The questions examined in the book speak directly to neuroscientists, computer scientists, psychologists, and philosophers.
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  37.  9
    Nicolai J. Foss (1998). The New Growth Theory: Some Intellectual Growth Accounting. Journal of Economic Methodology 5 (2):223-246.
    This paper discusses the reasons for the success of the new growth theory. Given that the NGT does not appear to say much new about empirical reality, that its essential ideas have been known for a long time, and that it does not really make contact with a large literature on institutions and economic change, its strong success may arguably be seen as surprising. Or, at least, its success may appear peculiar to Lakatosian methodologists, and others who emphasize notions such (...)
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  38. Jeffrey Foss (2004). Patricia Smith Churchland, Brain-Wise: Studies in Neurophilosophy Reviewed By. Philosophy in Review 24 (2):89-92.
     
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  39.  10
    Laurence Foss (1970). A New Model of the University. Journal of Critical Analysis 1 (4):183-189.
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  40.  35
    Laurence Foss (1971). Art as Cognitive: Beyond Scientific Realism. Philosophy of Science 38 (2):234-250.
    Thesis: Art like science radically affects our perceiving and thinking, and the two are substantially alike in that together--along with an inherited "natural" language system with which they overlap--they enable us to articulate the world. Science has been advanced as the measure of all things: scientific realism. By implication, art pertains to beauty, science truth. Science effects conceptual break-throughs, changes our models of natural order. On the contrary (I argue), as a nonverbal symbol system art similarly affects paradigm-induced expectations. Substantively (...)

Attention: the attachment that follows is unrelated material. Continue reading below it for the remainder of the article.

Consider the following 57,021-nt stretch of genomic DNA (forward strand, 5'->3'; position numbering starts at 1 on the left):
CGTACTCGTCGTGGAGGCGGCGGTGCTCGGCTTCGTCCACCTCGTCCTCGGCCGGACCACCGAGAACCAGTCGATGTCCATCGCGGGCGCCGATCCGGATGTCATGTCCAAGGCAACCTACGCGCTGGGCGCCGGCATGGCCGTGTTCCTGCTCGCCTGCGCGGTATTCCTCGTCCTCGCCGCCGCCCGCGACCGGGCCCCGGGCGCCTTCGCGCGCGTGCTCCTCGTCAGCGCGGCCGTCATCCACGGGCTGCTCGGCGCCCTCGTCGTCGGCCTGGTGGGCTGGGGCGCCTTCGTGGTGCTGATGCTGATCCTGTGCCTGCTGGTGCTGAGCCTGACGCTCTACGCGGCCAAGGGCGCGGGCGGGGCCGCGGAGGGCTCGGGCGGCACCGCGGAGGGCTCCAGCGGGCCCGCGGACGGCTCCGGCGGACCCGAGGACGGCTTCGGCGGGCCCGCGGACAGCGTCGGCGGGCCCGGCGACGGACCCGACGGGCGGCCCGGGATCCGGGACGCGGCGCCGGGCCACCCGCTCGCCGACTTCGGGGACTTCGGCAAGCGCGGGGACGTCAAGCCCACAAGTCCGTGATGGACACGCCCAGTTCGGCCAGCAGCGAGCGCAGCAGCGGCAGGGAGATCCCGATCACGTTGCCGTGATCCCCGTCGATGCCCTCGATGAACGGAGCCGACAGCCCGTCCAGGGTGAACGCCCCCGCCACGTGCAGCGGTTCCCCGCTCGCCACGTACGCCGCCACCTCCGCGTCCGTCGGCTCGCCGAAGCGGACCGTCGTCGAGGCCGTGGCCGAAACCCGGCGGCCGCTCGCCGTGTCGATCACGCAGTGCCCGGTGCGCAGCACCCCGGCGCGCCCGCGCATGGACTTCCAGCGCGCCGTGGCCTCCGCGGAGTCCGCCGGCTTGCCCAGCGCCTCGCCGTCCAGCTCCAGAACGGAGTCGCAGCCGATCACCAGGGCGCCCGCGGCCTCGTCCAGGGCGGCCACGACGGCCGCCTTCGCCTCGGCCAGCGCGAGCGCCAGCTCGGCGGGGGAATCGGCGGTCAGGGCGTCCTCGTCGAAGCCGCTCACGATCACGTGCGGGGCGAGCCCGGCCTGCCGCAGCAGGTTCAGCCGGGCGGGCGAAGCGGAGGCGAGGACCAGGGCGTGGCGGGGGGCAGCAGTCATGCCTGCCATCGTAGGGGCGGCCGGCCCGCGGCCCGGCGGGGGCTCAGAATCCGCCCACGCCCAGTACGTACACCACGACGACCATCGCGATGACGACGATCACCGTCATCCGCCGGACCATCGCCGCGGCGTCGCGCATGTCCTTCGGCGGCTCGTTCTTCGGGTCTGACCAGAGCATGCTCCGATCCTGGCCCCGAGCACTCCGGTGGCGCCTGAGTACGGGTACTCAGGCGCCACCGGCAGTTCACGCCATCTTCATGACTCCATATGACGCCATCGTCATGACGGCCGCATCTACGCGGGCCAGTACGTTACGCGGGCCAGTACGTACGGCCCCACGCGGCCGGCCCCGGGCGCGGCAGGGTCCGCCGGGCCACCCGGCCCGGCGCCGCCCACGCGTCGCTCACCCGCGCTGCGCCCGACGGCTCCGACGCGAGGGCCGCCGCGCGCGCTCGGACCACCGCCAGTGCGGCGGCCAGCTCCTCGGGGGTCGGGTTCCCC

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  41.  20
    Laurence Foss (1969). 'Language, Logic and Ontology. The Monist 53 (2):293-309.
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  42.  5
    Laurence Foss (1998). The Nobel Prize and the Biomedical Paradigm: Is It Time for a Change? Theoretical Medicine and Bioethics 19 (6):621-644.
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  43.  24
    Jeffrey E. Foss (1996). Is There a Natural Sexual Inequality of Intellect? A Reply to Kimura. Hypatia 11 (3):24 - 46.